The 2019 Display Show would be
impossible without the hard work and expertise of our judges. Thank
you in advance to Lee Sundermeier, David Rachwal and Phil Schreier.
LEE E. SUNDERMEIER
Let me begin by stating that I accept the invitation to judge the
2019 OGCA displays with honor and respect for the displayers. Each
display contains a personal story about the guns, how they were
located and why the displayers chose to exhibit them to our
Our fourth-generation family farm consists of land that was drained
and cultivated, from the Great Black Swamp of Northwest Ohio. During
my high school years, I was active in both 4-H and FFA, showing
cattle at our local county fair. I received my Bachelor’s Degree
from The Ohio State University in Agricultural Science, with a major
in Agronomy. I spent 45 years in my career, providing crop inputs to
match the needs of farmers in Ohio. My wife, Diana, and I have been
married 50 years in 2019. We have two married daughters and we are
blessed with four active grandchildren.
After accumulating several “working guns” during college and early
married life, I began to gather the “Old Model” Rugers. I now have
five groups of Rugers that I often display at OGCA in July, Tulsa in
November and other scattered shows that offer a Ruger theme show. I
am a Life member of RCA, OGCA and a Founding Member of ROCS (Ruger
Owners & Collectors Society). My displays contain Ruger Factory
Engraved Single Sixes, factory Brass Frame Single Actions, Serial
Number 40 Rugers, 10” barrel Flat Top Rugers and early Ruger No.1
I served as the Editor of the ROCS Digest for the first 9 issues and
as Coordinator of the ROCS display show at the July meeting for the
last five years. I also enjoy shooting my collection of Winchester
Model 21 shotguns behind my German Shorthair Pointer. A favorite
shooting sport is Sporting Clays where I chose between my Perazzi or
Caesar Guerini shotguns.
Hand loading ammo is another of my hobbies. I load for most of my
handguns and enjoy working up new loads for my varmint rifles. I
grew up hunting pheasants around our family farm in Wood County, now
requiring annual trips to South Dakota, to hunt those “wild birds.”
I have hunted Mule Deer in Wyoming, Caribou in Quebec and several
Bull Elk in New Mexico. Ohio Whitetail Deer are my current choice
for big game animals, along with duck hunting from the Canadian
shore of Lake Erie.
I look forward to meeting the OGCA displayers in May!
DAVID M. RACHWAL
David is the owner and operator of Handguns of the World. His
interest in collectible firearms began as a child and he shared this
interest, like so many, with his father. Beginning at age 10, David
and his father traveled to gun shows in Michigan, Ohio, Illinois,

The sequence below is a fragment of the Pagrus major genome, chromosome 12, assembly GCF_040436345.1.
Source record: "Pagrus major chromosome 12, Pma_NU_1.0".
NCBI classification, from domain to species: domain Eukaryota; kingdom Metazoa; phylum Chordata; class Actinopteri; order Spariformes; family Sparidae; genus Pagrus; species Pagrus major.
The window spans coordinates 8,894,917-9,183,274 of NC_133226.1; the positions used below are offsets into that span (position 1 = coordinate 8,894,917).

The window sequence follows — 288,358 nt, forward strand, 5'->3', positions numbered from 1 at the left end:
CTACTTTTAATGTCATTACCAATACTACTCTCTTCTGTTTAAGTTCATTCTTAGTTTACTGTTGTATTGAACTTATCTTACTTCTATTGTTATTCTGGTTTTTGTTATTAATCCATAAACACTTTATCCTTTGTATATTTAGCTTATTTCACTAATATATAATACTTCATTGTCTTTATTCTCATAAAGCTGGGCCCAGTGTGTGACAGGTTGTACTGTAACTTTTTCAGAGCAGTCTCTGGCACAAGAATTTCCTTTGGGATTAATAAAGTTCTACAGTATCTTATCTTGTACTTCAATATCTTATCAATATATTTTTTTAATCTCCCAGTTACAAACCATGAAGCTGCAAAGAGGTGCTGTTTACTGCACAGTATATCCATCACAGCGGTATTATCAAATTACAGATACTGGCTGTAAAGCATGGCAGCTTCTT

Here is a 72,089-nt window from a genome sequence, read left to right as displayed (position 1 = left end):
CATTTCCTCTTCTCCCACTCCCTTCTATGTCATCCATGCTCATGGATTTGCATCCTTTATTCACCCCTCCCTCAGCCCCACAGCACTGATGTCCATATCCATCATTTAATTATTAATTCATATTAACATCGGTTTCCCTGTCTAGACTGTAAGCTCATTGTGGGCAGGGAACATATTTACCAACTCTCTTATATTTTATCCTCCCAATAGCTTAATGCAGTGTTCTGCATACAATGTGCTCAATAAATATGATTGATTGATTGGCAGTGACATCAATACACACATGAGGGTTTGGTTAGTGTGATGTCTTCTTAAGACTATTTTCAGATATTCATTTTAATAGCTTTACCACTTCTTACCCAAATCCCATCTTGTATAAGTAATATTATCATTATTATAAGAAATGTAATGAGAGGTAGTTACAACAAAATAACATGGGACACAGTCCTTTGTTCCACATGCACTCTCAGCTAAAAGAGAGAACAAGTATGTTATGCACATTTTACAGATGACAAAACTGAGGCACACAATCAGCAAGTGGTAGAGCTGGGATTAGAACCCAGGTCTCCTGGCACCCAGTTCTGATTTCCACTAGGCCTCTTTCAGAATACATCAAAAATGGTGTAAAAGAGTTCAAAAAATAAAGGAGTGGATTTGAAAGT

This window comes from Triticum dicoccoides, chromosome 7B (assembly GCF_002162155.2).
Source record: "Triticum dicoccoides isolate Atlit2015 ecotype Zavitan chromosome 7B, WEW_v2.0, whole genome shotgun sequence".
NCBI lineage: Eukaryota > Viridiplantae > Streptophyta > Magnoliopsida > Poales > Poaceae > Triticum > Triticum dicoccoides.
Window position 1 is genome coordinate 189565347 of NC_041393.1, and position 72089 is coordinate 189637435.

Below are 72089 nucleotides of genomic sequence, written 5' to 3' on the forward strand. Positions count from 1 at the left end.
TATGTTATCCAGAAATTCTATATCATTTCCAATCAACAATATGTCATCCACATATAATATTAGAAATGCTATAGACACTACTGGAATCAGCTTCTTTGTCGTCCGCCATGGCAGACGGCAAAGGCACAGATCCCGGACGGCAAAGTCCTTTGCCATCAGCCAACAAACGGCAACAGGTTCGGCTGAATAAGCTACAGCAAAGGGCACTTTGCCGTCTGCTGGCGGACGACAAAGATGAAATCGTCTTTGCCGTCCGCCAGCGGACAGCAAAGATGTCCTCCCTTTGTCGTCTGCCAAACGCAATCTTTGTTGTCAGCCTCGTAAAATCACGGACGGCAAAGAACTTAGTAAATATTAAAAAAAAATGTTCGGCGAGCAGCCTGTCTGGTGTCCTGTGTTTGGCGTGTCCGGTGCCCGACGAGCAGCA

Nevada, California, Wisconsin, Kentucky, Indiana, Maryland, Florida,
Oklahoma, and Pennsylvania. In 1976 he began on a part time basis
being a collectible firearms dealer. Over the years he was able to
evolve this business into a full-time enterprise beginning in 2005.
David’s interest have been mainly of collectible handguns and
military weapons and accessories. He personally collects the
Gyro-jet Rocket guns (an interesting solid fuel firearm), Colt model
1903 and 1908 pistols in 25, 32, and 380 calibers, factory engraved
gold-plated pistols, and factory cased pistols.
David has been a member of OGCA since 1976 and life member since
1979. He is also a: life member NRA, life member Ohio Valley
Military Society, life member Colt Collectors Association, member
National Automatic Pistol Collectors Association, and member
American Society of Arms Collectors. David has over 50 years of
I recently received an email from Laura Knotts asking me to switch
up the standard biography that the OGCA includes on each of the
three display judges invited to attend their May Meeting, and make
it more of a personal story rather than the traditional
“jacket-flap” bio found on most authors’ pages. I am happy to comply
with anything the OGCA asks of me, so here it is, hopefully it
doesn’t come off as too self-aggrandizing.
I consider myself blessed to have worked for the Museums of the
National Rifle Association of America for the past 30 years. I sure
did get lucky in finding this career and I thought it might be
meaningful to share how I came to work at the NRA HQ.
Well, it all started when I was about 10 years old and very much a
forgetful idiot. I was a first year camper at Boy Scout camp, and I
went and left my swimmer’s tag on the buddy board after I had
finished at the waterfront. The camp was thrown into a lockdown and
they started dredging the lake looking for me. Eventually I
connected the staff’s panic with my missing buddy tag and confessed
to being still very much alive. I found myself banned from the
waterfront for the rest of the week which only solidified my desire
to hang out at the rifle range anyway.
The Field Sports Director taught me how to shoot a .22 for the first
time in my life. I was smitten. I spent every waking moment on the
range, spending every cent of my allowance on ammo. Eventually after
repeated years of returning as a camper and working my way up the
advancement ladder, I became an Eagle Scout and Field Sports
Director of one of the camps. Asked to drive one of the Camp
Inspectors on a tour of the ranges, I made the acquaintance of a
Division Director at NRA HQ. A call from him in 1989 offering me a
job at the museum was a start to a wonderful career that has seen me
visit all 50 states, 14 Countries, two active war zones and the
privilege of meeting the thousands of members of NRA’s 100
Affiliated Gun Collector Associations.
My personal collecting interests are somewhat schizophrenic as I
like most everything from English Carbines from the Crimean War era
to Winchester 1895’s and most any 20th Century military firearm. I’m
a proud Life Member of the OGCA and sincerely appreciate the honor
of serving as a display judge.